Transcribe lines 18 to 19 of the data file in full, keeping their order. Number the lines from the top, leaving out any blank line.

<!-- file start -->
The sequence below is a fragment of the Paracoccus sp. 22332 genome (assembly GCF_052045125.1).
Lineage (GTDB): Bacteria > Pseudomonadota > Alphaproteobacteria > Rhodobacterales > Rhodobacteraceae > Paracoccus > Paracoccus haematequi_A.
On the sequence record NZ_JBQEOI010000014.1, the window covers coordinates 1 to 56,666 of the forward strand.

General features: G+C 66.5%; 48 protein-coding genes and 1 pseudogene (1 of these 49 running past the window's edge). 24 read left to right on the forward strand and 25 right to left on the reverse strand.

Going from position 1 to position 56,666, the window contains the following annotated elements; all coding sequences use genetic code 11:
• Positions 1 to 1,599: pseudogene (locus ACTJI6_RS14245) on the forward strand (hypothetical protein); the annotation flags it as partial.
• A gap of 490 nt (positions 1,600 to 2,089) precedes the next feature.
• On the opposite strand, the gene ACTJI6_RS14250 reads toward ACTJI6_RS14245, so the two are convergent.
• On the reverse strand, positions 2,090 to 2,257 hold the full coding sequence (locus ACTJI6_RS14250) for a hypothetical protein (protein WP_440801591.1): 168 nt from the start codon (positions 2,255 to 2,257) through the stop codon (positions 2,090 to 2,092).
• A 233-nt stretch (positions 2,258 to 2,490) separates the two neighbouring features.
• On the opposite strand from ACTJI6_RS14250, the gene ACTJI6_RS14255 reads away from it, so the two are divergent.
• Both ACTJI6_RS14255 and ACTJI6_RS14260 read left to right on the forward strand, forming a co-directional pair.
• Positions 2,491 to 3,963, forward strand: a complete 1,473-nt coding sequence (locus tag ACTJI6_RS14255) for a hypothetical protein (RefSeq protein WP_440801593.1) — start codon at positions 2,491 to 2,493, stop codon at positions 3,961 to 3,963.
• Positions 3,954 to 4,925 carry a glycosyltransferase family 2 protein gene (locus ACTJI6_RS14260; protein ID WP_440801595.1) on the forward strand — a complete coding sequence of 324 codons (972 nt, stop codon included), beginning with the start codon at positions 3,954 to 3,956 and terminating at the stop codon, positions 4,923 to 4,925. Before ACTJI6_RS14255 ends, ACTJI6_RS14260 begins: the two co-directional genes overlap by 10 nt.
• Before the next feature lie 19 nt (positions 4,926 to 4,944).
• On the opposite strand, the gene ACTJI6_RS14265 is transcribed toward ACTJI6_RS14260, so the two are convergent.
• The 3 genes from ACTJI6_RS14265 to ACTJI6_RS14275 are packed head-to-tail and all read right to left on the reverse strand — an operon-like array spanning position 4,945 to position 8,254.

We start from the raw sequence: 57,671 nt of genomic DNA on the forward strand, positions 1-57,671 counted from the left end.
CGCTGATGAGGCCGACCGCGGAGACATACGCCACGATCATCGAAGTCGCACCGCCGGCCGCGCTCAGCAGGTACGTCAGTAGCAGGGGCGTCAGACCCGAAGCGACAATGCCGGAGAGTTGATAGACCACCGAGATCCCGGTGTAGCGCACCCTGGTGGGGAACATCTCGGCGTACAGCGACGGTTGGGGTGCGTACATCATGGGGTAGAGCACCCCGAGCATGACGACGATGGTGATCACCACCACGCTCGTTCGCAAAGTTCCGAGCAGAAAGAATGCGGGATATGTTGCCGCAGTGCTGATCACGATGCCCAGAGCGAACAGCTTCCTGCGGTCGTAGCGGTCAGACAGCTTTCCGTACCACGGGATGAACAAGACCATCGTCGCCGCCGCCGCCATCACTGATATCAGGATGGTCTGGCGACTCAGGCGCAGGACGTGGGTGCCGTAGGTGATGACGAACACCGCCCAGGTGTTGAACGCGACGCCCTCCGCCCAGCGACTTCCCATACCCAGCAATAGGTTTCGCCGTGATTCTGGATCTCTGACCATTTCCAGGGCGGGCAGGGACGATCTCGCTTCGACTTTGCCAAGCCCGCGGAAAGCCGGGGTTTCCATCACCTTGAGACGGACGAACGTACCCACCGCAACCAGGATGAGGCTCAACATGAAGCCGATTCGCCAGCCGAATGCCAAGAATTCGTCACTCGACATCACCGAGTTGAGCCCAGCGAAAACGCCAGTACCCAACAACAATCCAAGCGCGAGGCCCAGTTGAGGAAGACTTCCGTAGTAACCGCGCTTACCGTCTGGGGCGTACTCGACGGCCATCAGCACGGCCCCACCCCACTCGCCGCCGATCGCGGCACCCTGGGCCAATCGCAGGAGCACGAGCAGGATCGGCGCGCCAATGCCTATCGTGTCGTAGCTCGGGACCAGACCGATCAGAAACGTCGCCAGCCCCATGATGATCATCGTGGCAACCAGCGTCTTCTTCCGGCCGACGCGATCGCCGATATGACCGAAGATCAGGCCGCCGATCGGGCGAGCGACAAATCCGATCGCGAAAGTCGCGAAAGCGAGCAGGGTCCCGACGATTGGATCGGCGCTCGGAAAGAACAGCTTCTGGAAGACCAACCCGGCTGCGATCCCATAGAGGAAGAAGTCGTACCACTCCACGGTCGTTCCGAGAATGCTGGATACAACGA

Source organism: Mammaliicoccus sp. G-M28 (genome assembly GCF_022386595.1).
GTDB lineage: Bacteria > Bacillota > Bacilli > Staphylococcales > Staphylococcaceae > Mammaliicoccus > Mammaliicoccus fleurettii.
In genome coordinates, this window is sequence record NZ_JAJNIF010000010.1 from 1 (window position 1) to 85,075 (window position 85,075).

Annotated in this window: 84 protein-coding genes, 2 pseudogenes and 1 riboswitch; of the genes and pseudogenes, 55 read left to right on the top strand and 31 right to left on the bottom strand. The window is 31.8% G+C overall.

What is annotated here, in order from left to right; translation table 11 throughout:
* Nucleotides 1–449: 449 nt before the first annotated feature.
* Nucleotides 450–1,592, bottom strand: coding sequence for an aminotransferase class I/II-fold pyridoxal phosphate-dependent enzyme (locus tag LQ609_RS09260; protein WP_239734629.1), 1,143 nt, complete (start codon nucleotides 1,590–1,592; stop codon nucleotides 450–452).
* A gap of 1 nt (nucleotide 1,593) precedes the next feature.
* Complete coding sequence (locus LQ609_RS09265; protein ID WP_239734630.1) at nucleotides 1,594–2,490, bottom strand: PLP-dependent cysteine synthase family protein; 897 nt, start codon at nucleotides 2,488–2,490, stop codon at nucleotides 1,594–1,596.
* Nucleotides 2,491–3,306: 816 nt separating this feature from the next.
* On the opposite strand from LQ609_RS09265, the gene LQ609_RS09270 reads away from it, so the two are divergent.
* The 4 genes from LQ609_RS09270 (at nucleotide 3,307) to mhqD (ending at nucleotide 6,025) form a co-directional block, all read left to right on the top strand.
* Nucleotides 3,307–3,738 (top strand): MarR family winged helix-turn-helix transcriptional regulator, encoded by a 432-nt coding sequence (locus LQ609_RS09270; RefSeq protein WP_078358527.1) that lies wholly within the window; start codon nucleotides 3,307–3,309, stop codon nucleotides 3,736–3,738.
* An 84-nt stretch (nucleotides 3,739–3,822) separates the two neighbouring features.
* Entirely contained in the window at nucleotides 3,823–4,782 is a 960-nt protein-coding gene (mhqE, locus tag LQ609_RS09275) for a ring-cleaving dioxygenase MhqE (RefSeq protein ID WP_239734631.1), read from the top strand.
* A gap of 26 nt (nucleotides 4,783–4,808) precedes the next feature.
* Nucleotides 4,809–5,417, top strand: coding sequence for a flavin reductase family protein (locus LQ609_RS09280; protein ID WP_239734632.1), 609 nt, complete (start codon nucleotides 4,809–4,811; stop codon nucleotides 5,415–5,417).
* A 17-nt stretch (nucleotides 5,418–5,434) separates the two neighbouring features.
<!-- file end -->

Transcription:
We start from the raw sequence: 57,671 nt of genomic DNA on the forward strand, positions 1-57,671 counted from the left end.
CGCTGATGAGGCCGACCGCGGAGACATACGCCACGATCATCGAAGTCGCACCGCCGGCCGCGCTCAGCAGGTACGTCAGTAGCAGGGGCGTCAGACCCGAAGCGACAATGCCGGAGAGTTGATAGACCACCGAGATCCCGGTGTAGCGCACCCTGGTGGGGAACATCTCGGCGTACAGCGACGGTTGGGGTGCGTACATCATGGGGTAGAGCACCCCGAGCATGACGACGATGGTGATCACCACCACGCTCGTTCGCAAAGTTCCGAGCAGAAAGAATGCGGGATATGTTGCCGCAGTGCTGATCACGATGCCCAGAGCGAACAGCTTCCTGCGGTCGTAGCGGTCAGACAGCTTTCCGTACCACGGGATGAACAAGACCATCGTCGCCGCCGCCGCCATCACTGATATCAGGATGGTCTGGCGACTCAGGCGCAGGACGTGGGTGCCGTAGGTGATGACGAACACCGCCCAGGTGTTGAACGCGACGCCCTCCGCCCAGCGACTTCCCATACCCAGCAATAGGTTTCGCCGTGATTCTGGATCTCTGACCATTTCCAGGGCGGGCAGGGACGATCTCGCTTCGACTTTGCCAAGCCCGCGGAAAGCCGGGGTTTCCATCACCTTGAGACGGACGAACGTACCCACCGCAACCAGGATGAGGCTCAACATGAAGCCGATTCGCCAGCCGAATGCCAAGAATTCGTCACTCGACATCACCGAGTTGAGCCCAGCGAAAACGCCAGTACCCAACAACAATCCAAGCGCGAGGCCCAGTTGAGGAAGACTTCCGTAGTAACCGCGCTTACCGTCTGGGGCGTACTCGACGGCCATCAGCACGGCCCCACCCCACTCGCCGCCGATCGCGGCACCCTGGGCCAATCGCAGGAGCACGAGCAGGATCGGCGCGCCAATGCCTATCGTGTCGTAGCTCGGGACCAGACCGATCAGAAACGTCGCCAGCCCCATGATGATCATCGTGGCAACCAGCGTCTTCTTCCGGCCGACGCGATCGCCGATATGACCGAAGATCAGGCCGCCGATCGGGCGAGCGACAAATCCGATCGCGAAAGTCGCGAAAGCGAGCAGGGTCCCGACGATTGGATCGGCGCTCGGAAAGAACAGCTTCTGGAAGACCAACCCGGCTGCGATCCCATAGAGGAAGAAGTCGTACCACTCCACGGTCGTTCCGAGAATGCTGGATACAACGA